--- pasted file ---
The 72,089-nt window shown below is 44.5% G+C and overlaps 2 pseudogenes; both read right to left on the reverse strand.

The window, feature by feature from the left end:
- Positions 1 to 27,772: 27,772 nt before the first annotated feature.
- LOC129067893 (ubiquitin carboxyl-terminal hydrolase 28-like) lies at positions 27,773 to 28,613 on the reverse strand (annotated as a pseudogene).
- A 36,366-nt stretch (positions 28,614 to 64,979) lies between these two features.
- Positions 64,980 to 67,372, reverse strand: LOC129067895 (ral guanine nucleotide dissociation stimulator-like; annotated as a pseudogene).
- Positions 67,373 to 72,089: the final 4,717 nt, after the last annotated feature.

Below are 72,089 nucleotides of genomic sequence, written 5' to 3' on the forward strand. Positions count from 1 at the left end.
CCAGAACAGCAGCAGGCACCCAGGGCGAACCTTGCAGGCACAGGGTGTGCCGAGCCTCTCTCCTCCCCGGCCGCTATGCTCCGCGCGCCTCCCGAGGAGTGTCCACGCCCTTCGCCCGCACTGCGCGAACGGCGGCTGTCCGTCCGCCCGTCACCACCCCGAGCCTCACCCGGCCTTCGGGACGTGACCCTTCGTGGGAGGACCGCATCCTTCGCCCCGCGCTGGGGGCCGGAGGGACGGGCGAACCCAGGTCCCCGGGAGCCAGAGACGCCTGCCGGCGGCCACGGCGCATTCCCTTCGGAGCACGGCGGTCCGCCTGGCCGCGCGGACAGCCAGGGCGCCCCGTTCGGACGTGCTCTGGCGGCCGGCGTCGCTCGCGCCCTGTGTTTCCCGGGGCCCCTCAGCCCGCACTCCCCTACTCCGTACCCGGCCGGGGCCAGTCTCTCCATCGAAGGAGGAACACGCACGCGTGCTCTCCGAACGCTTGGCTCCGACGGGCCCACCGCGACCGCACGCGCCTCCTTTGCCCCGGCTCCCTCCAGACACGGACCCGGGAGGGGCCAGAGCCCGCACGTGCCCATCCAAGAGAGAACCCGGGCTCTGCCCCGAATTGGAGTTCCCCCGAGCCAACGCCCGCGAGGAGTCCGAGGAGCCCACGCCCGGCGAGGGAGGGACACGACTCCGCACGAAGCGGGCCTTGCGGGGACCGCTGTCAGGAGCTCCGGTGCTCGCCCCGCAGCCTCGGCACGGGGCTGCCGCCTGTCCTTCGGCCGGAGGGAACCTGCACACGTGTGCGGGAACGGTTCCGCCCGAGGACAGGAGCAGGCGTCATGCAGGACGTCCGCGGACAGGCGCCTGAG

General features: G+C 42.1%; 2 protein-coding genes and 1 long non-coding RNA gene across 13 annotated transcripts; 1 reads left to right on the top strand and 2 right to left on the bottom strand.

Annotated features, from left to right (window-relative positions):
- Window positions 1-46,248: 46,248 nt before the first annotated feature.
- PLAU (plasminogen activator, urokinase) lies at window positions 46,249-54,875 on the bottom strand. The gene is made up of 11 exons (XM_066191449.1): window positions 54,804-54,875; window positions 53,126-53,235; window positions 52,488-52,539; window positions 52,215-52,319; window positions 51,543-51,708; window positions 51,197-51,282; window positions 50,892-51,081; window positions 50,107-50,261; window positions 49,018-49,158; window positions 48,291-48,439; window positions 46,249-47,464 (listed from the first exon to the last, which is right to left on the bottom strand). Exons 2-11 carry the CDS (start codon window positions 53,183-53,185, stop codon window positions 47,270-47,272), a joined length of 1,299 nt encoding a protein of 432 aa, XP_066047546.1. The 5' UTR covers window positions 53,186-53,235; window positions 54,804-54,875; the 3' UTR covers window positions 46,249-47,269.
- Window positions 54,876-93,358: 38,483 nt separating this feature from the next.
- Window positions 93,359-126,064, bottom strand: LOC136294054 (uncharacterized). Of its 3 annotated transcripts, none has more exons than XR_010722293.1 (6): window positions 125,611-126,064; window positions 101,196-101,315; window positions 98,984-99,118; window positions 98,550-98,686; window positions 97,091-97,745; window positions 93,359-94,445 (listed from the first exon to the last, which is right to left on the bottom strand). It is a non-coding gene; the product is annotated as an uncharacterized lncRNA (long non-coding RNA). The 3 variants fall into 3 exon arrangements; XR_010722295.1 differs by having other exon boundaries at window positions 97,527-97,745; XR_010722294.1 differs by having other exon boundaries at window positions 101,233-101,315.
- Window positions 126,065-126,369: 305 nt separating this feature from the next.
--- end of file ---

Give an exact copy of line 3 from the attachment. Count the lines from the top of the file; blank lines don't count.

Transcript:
- Positions 1 to 27,772: 27,772 nt before the first annotated feature.